How to Get Started – The NY Hero Act 2021

Getting started with the NYS HERO Act – Protecting New York Workers from Airborne Diseases

By Christian Cobb

About the NY Hero Act

In May of 2021, Governor Andrew Cuomo signed a law called the NY HERO Act, shortened for “The New York Health and Essential Rights Act”. This brand new, first-of-its-kind policy focuses on workplace safety as it relates to airborne infectious diseases. According to the NYS website, the purpose of the NY HERO Act is to “protect employees against exposure and disease during a future airborne infectious disease outbreak.”

Recently the state has released a few models to help employers start to adopt airborne infectious diseases plans and it has stated that soon there will be a requirement to disclose them in a prominent location inside each place of business. Here are a few of the templates released by NYS:


How should I get started?

As an employer, it’s important to get started with the NY Hero Act – but for most small companies, it won’t take much more effort than what you’re doing right now. To get started, first appoint someone to take ownership of your Infectious Disease Exposure and Prevention plan. If that person is you, then it’s time to start filling out the plan.

Your Plan of Attack

Moving forward, it will help to know some of the common terminology used inside the example guidelines. The NY Hero Act Guidelines break plan elements down into a number of categories such as:

  • Minimum Controls – Basic policy items that you’re likely already doing in some capacity. Things like social distancing, stay-at-home policy, health screening, hand hygiene, and a few others. In order to comply, you’ll have to document exactly how you plan to exercise these policies on a day-to-day basis.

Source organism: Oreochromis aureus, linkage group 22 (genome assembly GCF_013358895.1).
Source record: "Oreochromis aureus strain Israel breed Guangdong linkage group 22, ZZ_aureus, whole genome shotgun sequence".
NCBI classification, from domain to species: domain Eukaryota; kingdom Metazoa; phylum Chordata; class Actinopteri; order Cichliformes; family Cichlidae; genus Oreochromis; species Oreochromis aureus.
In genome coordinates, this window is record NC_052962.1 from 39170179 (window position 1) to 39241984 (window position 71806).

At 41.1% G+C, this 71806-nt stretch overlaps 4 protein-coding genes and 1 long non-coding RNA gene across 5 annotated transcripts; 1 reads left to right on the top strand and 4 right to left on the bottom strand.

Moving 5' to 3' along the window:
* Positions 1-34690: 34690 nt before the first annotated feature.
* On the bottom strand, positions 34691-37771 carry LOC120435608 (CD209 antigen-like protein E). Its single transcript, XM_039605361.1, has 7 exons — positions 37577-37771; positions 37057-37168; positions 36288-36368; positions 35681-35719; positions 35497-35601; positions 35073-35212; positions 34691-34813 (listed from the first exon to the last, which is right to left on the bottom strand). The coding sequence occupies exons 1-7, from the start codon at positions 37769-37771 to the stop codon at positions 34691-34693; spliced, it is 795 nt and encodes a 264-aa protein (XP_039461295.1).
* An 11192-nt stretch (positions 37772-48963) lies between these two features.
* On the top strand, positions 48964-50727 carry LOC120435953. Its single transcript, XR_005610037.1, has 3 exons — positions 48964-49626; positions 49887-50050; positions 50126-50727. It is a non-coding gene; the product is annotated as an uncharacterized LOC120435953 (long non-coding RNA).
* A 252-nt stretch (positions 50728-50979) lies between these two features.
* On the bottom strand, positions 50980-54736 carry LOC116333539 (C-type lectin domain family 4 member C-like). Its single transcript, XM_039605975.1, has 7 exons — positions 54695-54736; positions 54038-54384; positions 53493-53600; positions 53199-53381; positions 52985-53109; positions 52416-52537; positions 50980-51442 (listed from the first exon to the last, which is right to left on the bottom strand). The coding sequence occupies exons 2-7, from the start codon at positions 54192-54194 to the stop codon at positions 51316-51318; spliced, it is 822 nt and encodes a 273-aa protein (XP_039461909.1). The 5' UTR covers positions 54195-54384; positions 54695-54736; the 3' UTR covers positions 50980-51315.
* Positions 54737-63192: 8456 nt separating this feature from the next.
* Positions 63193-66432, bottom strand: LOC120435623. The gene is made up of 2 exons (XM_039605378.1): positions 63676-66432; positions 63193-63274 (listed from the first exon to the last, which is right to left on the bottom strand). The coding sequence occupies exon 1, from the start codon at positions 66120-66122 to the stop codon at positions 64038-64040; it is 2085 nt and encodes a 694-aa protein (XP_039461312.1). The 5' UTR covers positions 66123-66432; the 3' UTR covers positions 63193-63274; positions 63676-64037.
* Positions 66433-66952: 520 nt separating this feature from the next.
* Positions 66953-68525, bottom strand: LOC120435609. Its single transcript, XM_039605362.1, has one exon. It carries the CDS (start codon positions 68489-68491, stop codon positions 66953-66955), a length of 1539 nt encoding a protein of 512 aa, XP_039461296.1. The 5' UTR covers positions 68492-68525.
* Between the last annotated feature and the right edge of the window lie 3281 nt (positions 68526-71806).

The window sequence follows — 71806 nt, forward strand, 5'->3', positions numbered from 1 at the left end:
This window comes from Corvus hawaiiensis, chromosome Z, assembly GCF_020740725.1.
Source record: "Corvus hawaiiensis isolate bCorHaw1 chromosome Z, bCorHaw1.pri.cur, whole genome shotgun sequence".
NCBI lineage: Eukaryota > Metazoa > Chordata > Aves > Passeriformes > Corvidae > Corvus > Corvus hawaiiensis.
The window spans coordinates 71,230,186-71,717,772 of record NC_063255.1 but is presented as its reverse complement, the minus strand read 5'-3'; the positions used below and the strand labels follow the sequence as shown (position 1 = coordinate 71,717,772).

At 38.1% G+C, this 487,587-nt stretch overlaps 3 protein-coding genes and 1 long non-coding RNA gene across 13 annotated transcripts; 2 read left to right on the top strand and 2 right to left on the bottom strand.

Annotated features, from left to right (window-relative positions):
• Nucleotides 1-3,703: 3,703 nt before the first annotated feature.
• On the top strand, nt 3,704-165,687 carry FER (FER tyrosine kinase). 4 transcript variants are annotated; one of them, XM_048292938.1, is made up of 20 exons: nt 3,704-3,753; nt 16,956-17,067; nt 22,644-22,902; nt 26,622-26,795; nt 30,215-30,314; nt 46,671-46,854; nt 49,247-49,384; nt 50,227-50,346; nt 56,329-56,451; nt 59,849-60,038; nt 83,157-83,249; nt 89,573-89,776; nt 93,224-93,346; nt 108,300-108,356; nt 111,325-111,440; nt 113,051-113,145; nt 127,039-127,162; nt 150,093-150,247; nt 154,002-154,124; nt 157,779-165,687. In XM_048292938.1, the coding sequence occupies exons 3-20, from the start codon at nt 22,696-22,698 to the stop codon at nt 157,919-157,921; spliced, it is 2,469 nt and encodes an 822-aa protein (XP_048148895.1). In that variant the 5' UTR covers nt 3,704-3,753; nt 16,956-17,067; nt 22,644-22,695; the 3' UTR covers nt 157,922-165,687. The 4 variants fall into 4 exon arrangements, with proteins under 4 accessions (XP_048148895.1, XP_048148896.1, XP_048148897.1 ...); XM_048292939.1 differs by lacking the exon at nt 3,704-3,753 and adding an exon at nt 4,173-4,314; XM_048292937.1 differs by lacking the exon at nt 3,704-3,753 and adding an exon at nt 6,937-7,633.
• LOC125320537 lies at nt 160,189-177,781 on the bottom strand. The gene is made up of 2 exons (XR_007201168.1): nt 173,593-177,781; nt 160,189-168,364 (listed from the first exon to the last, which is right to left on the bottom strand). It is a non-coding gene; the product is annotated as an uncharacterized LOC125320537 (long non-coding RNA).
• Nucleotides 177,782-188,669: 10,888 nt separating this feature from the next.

• Advanced Controls – Some advanced items you may or may not be doing, depending on your organization. Things in this category include limiting capacity, implementing air purification/ventilation upgrades, modifying space layouts, and utilizing kiosks / self-service options.
  • Administrative Controls – These administrative controls include some ultra-specific guidelines such as not allowing eating or drinking in certain areas, not handling materials touched by another person, and cross-training employees for critical business operations.
  • Exposure Control Readiness – The “what if” an outbreak occurs in the workplace controls. This basically boils down to having the right materials prepared and stored when the necessary time comes to use them. Additionally, it’s important to have an up-to-date log on expiration dates as well as current supply counts.
  • Housekeeping – A pretty straightforward set of instructions on minimum housekeeping requirements including surfaces to clean, cleaning schedules, isolation techniques, and a short section on how to work with waste.
  • Training – Ensuring that your team is up to date with the Infectious Disease Exposure and Prevention plan. Specifically the first 3 items in this list.

What should I look out for?

The policies are still new and unfolding, but there are a few things to consider as you’re tackling your Infectious Disease Exposure and Prevention plan. These things should help position your plan effectively.

  • Training – This should not be overlooked, training can help your team learn about what you’re doing and how you’re doing it. At the end of the day, your team is going to help you pull off your plan.
  • Employee Reporting – Employees will be allowed to report their workplace should they feel the plan is inadequate or the controls aren’t properly in place. Employers found in violation of the NY Hero Act will likely have to pay a fine, but that value has yet to be determined.

Our Takeaway: Get started soon.

While the entirety of the requirements isn’t completely fleshed out, more is emerging day by day. We recommend getting started with components of the policy that you feel are most important for your space today. The more you get done today, the less burden you and your team will have when the policy is in full swing.

For every plan, air purification is pivotal for the safety and productivity of the workplaces of today and tomorrow. The NY HERO Act echos this sentiment by including it as a key component to their example Infectious Disease Exposure and Prevention plans.

If you need some assistance, Intellipure® can help with some of the advanced controls and the entirety of engineering controls in the NY guidelines. Feel free to reach out on our contact page and check the option for NY HERO Act.


Intellipure®

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